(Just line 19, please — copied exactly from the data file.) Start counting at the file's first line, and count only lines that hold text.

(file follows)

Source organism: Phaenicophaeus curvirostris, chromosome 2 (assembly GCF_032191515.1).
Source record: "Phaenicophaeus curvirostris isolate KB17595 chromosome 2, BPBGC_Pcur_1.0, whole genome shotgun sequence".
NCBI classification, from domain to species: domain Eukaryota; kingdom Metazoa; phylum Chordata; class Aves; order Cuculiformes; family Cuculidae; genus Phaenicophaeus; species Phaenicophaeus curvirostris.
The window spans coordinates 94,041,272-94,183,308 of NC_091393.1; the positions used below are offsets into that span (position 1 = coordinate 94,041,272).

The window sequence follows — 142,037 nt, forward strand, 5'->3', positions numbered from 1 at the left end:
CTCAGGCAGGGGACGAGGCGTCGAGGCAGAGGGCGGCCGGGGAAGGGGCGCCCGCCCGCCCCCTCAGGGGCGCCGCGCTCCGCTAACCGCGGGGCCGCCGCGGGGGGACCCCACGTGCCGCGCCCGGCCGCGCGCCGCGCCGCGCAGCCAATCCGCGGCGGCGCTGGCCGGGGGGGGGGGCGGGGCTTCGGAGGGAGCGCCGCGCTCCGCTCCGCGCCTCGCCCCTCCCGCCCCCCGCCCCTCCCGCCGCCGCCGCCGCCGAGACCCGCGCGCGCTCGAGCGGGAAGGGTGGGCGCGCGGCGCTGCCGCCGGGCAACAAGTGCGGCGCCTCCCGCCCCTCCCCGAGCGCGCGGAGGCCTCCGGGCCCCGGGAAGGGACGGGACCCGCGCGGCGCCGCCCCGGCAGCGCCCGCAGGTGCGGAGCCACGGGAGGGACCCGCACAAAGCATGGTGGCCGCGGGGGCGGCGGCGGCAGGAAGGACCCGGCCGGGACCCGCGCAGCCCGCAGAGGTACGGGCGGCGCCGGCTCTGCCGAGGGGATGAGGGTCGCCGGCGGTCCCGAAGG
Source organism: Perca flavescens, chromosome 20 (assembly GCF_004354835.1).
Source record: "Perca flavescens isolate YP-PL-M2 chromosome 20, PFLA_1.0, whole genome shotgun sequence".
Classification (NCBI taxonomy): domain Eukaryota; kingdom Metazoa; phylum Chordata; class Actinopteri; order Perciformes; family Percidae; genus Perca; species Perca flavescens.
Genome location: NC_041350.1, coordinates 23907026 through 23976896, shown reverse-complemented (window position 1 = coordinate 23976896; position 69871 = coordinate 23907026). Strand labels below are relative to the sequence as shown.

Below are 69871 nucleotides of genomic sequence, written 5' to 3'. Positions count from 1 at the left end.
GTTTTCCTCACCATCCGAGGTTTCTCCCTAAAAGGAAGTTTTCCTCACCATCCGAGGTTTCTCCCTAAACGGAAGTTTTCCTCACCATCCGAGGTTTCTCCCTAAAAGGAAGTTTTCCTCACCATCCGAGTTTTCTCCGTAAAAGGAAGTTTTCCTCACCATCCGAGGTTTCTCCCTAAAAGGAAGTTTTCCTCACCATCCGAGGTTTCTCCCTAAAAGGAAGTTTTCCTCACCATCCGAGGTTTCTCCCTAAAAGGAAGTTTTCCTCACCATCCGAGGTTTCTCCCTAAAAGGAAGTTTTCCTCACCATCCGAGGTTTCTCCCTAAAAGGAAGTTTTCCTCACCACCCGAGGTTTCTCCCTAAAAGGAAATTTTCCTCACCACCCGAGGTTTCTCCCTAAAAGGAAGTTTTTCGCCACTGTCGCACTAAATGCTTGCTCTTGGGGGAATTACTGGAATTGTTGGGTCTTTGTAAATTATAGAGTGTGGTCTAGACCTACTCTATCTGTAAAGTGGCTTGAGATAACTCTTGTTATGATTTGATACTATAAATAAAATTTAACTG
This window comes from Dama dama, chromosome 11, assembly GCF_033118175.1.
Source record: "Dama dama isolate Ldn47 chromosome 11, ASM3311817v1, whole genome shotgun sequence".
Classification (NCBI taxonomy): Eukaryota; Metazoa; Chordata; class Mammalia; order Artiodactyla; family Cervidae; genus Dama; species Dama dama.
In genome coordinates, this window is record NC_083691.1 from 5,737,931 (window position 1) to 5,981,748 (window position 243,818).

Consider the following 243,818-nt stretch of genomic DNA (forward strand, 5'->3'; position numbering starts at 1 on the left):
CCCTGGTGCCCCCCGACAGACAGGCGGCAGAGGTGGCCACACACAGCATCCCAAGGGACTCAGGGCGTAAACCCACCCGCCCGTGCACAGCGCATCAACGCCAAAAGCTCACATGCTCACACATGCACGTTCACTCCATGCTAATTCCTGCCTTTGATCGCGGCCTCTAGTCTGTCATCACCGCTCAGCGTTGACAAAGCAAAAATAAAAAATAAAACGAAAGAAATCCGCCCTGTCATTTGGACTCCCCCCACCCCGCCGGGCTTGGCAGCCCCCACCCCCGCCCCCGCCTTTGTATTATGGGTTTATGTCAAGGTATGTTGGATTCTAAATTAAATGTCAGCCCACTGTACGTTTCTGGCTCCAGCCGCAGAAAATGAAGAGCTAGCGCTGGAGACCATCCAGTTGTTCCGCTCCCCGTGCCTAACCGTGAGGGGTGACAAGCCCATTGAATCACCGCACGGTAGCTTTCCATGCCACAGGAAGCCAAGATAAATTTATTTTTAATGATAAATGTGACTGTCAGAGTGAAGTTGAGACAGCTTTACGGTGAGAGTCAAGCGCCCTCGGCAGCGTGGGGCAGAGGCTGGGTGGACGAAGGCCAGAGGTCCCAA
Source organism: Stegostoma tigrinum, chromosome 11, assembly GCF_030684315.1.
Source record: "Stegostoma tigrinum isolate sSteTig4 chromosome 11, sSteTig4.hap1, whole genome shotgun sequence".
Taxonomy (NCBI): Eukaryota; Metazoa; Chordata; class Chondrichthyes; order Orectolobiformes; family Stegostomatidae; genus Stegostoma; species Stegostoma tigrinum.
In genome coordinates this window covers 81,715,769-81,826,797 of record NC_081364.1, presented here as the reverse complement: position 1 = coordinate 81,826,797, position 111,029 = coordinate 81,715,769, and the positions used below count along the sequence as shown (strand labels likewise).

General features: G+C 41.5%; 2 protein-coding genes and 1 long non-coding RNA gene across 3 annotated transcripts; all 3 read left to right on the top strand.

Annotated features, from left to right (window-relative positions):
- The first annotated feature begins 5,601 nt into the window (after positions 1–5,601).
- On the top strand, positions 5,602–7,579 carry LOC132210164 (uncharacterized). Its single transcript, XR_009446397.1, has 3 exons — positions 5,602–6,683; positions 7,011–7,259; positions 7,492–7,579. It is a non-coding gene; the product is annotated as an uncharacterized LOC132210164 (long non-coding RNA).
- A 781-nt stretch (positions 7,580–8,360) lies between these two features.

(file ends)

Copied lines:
Source organism: Stegostoma tigrinum, chromosome 11, assembly GCF_030684315.1.